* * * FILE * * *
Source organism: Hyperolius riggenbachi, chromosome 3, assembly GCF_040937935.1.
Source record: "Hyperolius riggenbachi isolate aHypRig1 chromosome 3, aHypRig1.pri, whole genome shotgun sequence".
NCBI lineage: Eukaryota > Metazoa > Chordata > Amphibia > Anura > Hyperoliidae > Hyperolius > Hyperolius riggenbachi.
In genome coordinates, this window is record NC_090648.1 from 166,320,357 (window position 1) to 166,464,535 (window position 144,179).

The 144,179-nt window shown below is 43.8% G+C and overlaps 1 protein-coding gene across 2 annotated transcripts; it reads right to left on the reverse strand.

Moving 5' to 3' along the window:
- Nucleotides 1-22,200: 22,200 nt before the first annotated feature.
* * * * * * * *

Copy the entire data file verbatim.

Source organism: Hyperolius riggenbachi, chromosome 3, assembly GCF_040937935.1.
Source record: "Hyperolius riggenbachi isolate aHypRig1 chromosome 3, aHypRig1.pri, whole genome shotgun sequence".
NCBI lineage: Eukaryota > Metazoa > Chordata > Amphibia > Anura > Hyperoliidae > Hyperolius > Hyperolius riggenbachi.
In genome coordinates, this window is record NC_090648.1 from 166,320,357 (window position 1) to 166,464,535 (window position 144,179).

The 144,179-nt window shown below is 43.8% G+C and overlaps 1 protein-coding gene across 2 annotated transcripts; it reads right to left on the reverse strand.

Moving 5' to 3' along the window:
- Nucleotides 1-22,200: 22,200 nt before the first annotated feature.